IDEAS home Printed from https://ideas.repec.org/a/eme/imefpp/v3y2010i1p36-46.html
   My bibliography  Save this article

Consumerism and ethical attitudes: an empirical study

Author

Listed:
  • Abbas J. Ali
  • Joette M. Wisniesk

Abstract

Purpose - This paper aims to investigate consumerism and consumer ethics and the relationship between the two concepts. Design/methodology/approach - About 500 questionnaires are distributed to students at two universities in the United Arab Emirates. Frequency distribution and one-way multivariate analysis are used to analyze the data. Two scales are used: consumerism and consumer ethics. Findings - The results of a reliability test and correlation analysis indicated that both scales are reliable and that the consumerism scale is positively and significantly correlated with the consumer ethics scale. Furthermore, the paper reveals that participants scored moderately high on both scales. Originality/value - Unlike most of the existing literature, it is found that the tendency to spend and enjoy buying does not translate into a low score on consumer ethics. In fact, there is a positive correlation between consumerism and consumer ethics scales. This may indicate that religion does play a role in shaping consumers' orientations and attitudes.

Suggested Citation

  • Abbas J. Ali & Joette M. Wisniesk, 2010. "Consumerism and ethical attitudes: an empirical study," International Journal of Islamic and Middle Eastern Finance and Management, Emerald Group Publishing, vol. 3(1), pages 36-46, April.
  • Handle: RePEc:eme:imefpp:v:3:y:2010:i:1:p:36-46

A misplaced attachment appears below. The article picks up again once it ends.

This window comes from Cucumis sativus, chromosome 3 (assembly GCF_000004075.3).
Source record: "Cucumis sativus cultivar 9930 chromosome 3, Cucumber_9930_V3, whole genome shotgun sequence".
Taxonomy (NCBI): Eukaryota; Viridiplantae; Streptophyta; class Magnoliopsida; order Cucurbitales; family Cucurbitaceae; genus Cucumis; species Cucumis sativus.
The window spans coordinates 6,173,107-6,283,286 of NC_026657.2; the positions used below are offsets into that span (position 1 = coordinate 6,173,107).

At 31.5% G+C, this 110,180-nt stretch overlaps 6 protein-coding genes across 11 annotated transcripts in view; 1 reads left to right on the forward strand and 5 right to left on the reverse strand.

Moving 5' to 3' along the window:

as

    Download full text from publisher

    File URL: http://www.emeraldinsight.com/10.1108/17538391011033852?utm_campaign=RePEc&WT.mc_id=RePEc
    Download Restriction: Access to full text is restricted to subscribers

    As the access to this document is restricted, you may want to search for a different version of it.

    References listed on IDEAS

    as
    1. Caroline Doran, 2009. "The Role of Personal Values in Fair Trade Consumption," Journal of Business Ethics, Springer, vol. 84(4), pages 549-563, February.
    Full references (including those not matched with items on IDEAS)

    More about this item

    Keywords

    Consumerism; Ethics; United Arab Emirates; Students;

    Statistics

    Access and download statistics

    Corrections

    All material on this site has been provided by the respective publishers and authors. You can help correct errors and omissions. When requesting a correction, please mention this item's handle: RePEc:eme:imefpp:v:3:y:2010:i:1:p:36-46. See general information about how to correct material in RePEc.

    For technical questions regarding this item, or to correct its authors, title, abstract, bibliographic or download information, contact: (Virginia Chapman). General contact details of provider: http://www.emeraldinsight.com .

    If you have authored this item and are not yet registered with RePEc, we encourage you to do it here. This allows to link your profile to this item. It also allows you to accept potential citations to this item that we are uncertain about.

    If CitEc recognized a reference but did not link an item in RePEc to it, you can help with this form .

    If you know of missing items citing this one, you can help us creating those links by adding the relevant references in the same way as above, for each refering item. If you are a registered author of this item, you may also want to check the "citations" tab in your RePEc Author Service profile, as there may be some citations waiting for confirmation.

    Please note that corrections may take a couple of weeks to filter through the various RePEc services.

    IDEAS is a RePEc service hosted by the Research Division of the Federal Reserve Bank of St. Louis . RePEc uses bibliographic data supplied by the respective publishers.